... oh look, stop it now. Keep your Bundesbank tale under your hat and we'll discuss it when I've finished. We need to get back to the main story.
If I may? Thank you.
So, as I was saying before I was rudely interrupted by young Eric there, 1999 dawned with an awful lot of antipathy towards gold after three years of poor performance. The rumour mill was operating overtime as speculation about large shorts in physical metal moved towards a crescendo, and a group of central bankers either dismissed accusations of any involvement in price suppression or refused to discuss it at all.
The first five months of 1999 looked fairly familiar to anybody who happened to keep a watchful eye on the gold market.
After three poor years, gold was scratching around trying to find a bottom, and it looked like it was succeeding. The path of least resistance was clearly upward, and it looked for all the world as though a bounce was in the cards, since sellers had become exhausted.
The gold price saw several quick spikes — all of which were followed immediately by sharp selloffs; but the net result was that on May 6, 1999, the gold price stood a fraction above where it had entered the year.
It was at this point that things started to get screwy.
The next day, May 7, 1999, then-Chancellor of the UK Exchequer, Gordon Brown, announced that he would sell almost 400 tons of Britain's gold reserves in a series of auctions over the subsequent three-year period. Dates of those auctions were to be set well in advance.
No, I don't mean "Are you on the edge of your seat?" The "tense" I am questioning is that used by Brown in his announcement — it was, in this case, the future progressive.
Ordinarily, when people like Brown make statements, they use a tense exclusively reserved for use by government officials and those heading up the world's major central banks: the future promissory.
This tense is constructed by taking an intended possibility and removing the words we hope and pray from the beginning of the sentence and inserting the word will in the middle.
Let me give you an example. When using the future promissory tense, the phrase "We hope and pray interest rates remain low until at least 2016" becomes:
"Interest rates will remain low until 2016."
Likewise, "We hope and pray we can unwind QE without any problems" becomes
"We will unwind QE without any problems."
Try it yourselves.
Anyway, Brown's use of the future progressive tense was particularly bizarre, because anybody who knows anything about finance, and particularly about the purchase and sale in large quantities of a price-sensitive commodity, knows that you do NOT telegraph to the market what your intentions are, because the market will then front-run you and sell that commodity short in order to generate themselves a nice healthy profit (with every dime of that profit coming directly out of the seller's proceeds).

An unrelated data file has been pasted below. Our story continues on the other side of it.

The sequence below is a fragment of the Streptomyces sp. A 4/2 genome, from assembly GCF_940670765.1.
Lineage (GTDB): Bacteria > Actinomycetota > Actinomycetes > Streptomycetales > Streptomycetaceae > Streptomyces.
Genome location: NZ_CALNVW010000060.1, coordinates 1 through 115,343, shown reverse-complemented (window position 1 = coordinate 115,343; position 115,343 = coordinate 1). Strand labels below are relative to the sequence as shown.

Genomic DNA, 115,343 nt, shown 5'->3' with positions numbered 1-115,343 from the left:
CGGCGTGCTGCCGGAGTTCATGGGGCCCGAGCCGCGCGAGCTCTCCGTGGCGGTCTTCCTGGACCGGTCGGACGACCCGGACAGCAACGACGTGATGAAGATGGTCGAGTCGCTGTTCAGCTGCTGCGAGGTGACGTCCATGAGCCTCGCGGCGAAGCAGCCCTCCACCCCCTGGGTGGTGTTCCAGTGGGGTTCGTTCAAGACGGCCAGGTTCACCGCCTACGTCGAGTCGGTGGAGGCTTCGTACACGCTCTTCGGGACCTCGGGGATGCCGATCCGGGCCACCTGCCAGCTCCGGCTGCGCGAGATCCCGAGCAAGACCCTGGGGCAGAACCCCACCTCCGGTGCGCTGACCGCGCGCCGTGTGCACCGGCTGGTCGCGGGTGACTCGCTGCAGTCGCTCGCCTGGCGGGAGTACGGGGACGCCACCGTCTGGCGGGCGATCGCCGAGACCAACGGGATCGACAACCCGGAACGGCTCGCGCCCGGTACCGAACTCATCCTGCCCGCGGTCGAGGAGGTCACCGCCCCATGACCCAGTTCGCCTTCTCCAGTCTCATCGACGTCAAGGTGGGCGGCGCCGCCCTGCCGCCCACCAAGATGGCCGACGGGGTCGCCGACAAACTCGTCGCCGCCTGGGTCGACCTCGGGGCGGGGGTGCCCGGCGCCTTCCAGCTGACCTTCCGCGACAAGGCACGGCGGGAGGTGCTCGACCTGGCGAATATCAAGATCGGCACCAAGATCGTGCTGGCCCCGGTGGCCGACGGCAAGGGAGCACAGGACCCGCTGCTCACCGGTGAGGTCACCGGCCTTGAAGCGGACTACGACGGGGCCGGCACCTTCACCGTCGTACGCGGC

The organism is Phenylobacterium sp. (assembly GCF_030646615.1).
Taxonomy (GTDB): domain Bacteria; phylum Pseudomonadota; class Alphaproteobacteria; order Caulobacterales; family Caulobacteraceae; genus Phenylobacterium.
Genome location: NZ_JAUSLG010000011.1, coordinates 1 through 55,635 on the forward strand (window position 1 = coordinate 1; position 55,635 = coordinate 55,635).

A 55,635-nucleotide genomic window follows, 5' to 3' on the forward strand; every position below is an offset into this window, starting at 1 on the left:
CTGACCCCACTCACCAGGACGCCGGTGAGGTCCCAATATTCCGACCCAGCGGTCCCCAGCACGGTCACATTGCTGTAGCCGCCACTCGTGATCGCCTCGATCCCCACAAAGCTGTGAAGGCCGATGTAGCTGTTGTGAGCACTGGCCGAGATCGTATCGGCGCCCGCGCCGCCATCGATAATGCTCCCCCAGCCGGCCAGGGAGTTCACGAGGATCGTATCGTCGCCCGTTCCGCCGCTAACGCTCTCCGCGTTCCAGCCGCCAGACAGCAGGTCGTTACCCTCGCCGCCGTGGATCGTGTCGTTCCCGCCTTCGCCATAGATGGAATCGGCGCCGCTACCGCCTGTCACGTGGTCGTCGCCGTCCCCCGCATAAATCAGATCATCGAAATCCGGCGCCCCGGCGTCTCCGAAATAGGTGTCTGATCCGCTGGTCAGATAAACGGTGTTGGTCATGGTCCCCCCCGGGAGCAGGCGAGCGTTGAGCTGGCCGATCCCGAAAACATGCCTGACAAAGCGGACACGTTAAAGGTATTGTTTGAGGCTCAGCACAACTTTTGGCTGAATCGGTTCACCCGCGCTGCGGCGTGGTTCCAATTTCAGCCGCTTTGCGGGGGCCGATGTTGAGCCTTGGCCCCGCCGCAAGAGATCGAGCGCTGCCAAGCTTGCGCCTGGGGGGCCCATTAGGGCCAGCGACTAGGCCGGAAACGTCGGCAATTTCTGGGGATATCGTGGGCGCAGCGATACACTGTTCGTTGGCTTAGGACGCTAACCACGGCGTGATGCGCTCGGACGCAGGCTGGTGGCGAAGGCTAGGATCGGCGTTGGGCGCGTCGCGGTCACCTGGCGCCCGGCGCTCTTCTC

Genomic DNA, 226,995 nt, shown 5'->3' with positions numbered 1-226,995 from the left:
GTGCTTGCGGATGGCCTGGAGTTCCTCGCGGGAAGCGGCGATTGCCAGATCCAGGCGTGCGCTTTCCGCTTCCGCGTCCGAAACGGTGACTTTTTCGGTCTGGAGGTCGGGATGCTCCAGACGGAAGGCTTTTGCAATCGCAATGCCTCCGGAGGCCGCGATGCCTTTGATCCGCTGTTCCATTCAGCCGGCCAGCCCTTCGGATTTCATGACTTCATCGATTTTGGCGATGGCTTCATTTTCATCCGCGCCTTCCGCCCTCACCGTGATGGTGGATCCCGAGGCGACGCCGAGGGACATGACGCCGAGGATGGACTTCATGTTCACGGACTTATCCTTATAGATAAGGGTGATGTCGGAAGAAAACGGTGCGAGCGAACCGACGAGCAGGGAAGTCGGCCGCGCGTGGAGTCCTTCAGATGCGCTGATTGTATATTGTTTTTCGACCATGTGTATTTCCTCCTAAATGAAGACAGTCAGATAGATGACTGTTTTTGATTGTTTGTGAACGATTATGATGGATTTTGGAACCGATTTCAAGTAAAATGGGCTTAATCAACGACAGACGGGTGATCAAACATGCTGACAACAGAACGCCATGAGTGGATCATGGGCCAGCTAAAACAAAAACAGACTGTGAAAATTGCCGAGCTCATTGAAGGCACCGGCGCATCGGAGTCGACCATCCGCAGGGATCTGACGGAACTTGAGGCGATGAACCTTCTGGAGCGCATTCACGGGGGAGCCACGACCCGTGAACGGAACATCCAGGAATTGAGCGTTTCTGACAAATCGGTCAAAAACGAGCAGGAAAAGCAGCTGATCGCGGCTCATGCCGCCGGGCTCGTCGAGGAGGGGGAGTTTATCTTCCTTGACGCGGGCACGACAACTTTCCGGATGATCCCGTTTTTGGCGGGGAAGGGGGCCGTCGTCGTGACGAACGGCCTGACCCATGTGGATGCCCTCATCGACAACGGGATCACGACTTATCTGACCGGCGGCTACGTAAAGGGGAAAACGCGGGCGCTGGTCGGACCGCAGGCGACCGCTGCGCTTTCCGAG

Now, I may have been a bit naive here, but for the longest time I thought the entire set of "central bankers & treasury officials'" was a subset contained within the set of "people who understand a little about finance."
Thanks to John Venn, we can express the harsh reality rather simply:
Anyway, following Brown's extraordinary statement, I'm sure all those of you who reside firmly in the left-hand circle of that diagram can guess what happened next:
Yup! As anybody with even a rudimentary grasp of market dynamics could have predicted, the gold price fell off a cliff ... and kept on falling.
Thomas Pascoe of the UK Daily Telegraph took up the story (several years later, after a battle with the UK government over a series of Freedom of Information requests); and I have to say that for a mainstream media journalist, he did a damned fine job:
(UK Daily Telegraph, June 2012): One decision [of Brown's] stands out as downright bizarre, however: the sale of the majority of Britain's gold reserves for prices between $256 and $296 an ounce, only to watch it soar so far as $1,615 per ounce today.
When Brown decided to dispose of almost 400 tonnes of gold between 1999 and 2002, he did two distinctly odd things.
First, he broke with convention and announced the sale well in advance, giving the market notice that it was shortly to be flooded and forcing down the spot price. This was apparently done in the interests of "open government", but had the effect of sending the spot price of gold to a 20-year low, as implied by basic supply and demand theory.
Second, the Treasury elected to sell its gold via auction. Again, this broke with the standard model.
The price of gold was usually determined at a morning and afternoon "fix" between representatives of big banks whose network of smaller bank clients and private orders allowed them to determine the exact price at which demand met with supply.
The auction system again frequently achieved a lower price than the equivalent fix price. The first auction saw an auction price of $10c less per ounce than was achieved at the morning fix. It also acted to depress the price of the afternoon fix which fell by nearly $4.